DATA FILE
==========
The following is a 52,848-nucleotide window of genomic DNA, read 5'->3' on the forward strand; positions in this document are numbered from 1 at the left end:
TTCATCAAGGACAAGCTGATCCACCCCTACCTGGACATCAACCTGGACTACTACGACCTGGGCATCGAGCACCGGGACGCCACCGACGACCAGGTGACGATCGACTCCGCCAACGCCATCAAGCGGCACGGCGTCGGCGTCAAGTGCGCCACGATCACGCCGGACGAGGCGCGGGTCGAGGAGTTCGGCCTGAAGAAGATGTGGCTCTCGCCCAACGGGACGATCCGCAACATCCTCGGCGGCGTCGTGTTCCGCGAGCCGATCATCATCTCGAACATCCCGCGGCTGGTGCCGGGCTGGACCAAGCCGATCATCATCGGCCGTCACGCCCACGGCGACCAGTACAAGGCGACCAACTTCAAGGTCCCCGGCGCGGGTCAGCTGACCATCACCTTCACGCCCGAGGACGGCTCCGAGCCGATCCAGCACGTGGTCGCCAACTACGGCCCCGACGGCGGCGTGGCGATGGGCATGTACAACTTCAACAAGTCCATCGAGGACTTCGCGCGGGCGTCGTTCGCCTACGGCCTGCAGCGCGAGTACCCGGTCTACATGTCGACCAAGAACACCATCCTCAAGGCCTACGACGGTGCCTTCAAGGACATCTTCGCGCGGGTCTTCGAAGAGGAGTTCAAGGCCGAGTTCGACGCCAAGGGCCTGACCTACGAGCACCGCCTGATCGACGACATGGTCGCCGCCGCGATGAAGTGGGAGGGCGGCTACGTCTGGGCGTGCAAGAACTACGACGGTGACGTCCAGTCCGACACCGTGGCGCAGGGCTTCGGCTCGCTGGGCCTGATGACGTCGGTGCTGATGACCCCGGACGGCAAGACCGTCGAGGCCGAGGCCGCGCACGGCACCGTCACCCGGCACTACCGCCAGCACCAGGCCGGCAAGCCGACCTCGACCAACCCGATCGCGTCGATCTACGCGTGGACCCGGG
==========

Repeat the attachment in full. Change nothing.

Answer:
The following is a 52,848-nucleotide window of genomic DNA, read 5'->3' on the forward strand; positions in this document are numbered from 1 at the left end:
TTCATCAAGGACAAGCTGATCCACCCCTACCTGGACATCAACCTGGACTACTACGACCTGGGCATCGAGCACCGGGACGCCACCGACGACCAGGTGACGATCGACTCCGCCAACGCCATCAAGCGGCACGGCGTCGGCGTCAAGTGCGCCACGATCACGCCGGACGAGGCGCGGGTCGAGGAGTTCGGCCTGAAGAAGATGTGGCTCTCGCCCAACGGGACGATCCGCAACATCCTCGGCGGCGTCGTGTTCCGCGAGCCGATCATCATCTCGAACATCCCGCGGCTGGTGCCGGGCTGGACCAAGCCGATCATCATCGGCCGTCACGCCCACGGCGACCAGTACAAGGCGACCAACTTCAAGGTCCCCGGCGCGGGTCAGCTGACCATCACCTTCACGCCCGAGGACGGCTCCGAGCCGATCCAGCACGTGGTCGCCAACTACGGCCCCGACGGCGGCGTGGCGATGGGCATGTACAACTTCAACAAGTCCATCGAGGACTTCGCGCGGGCGTCGTTCGCCTACGGCCTGCAGCGCGAGTACCCGGTCTACATGTCGACCAAGAACACCATCCTCAAGGCCTACGACGGTGCCTTCAAGGACATCTTCGCGCGGGTCTTCGAAGAGGAGTTCAAGGCCGAGTTCGACGCCAAGGGCCTGACCTACGAGCACCGCCTGATCGACGACATGGTCGCCGCCGCGATGAAGTGGGAGGGCGGCTACGTCTGGGCGTGCAAGAACTACGACGGTGACGTCCAGTCCGACACCGTGGCGCAGGGCTTCGGCTCGCTGGGCCTGATGACGTCGGTGCTGATGACCCCGGACGGCAAGACCGTCGAGGCCGAGGCCGCGCACGGCACCGTCACCCGGCACTACCGCCAGCACCAGGCCGGCAAGCCGACCTCGACCAACCCGATCGCGTCGATCTACGCGTGGACCCGGG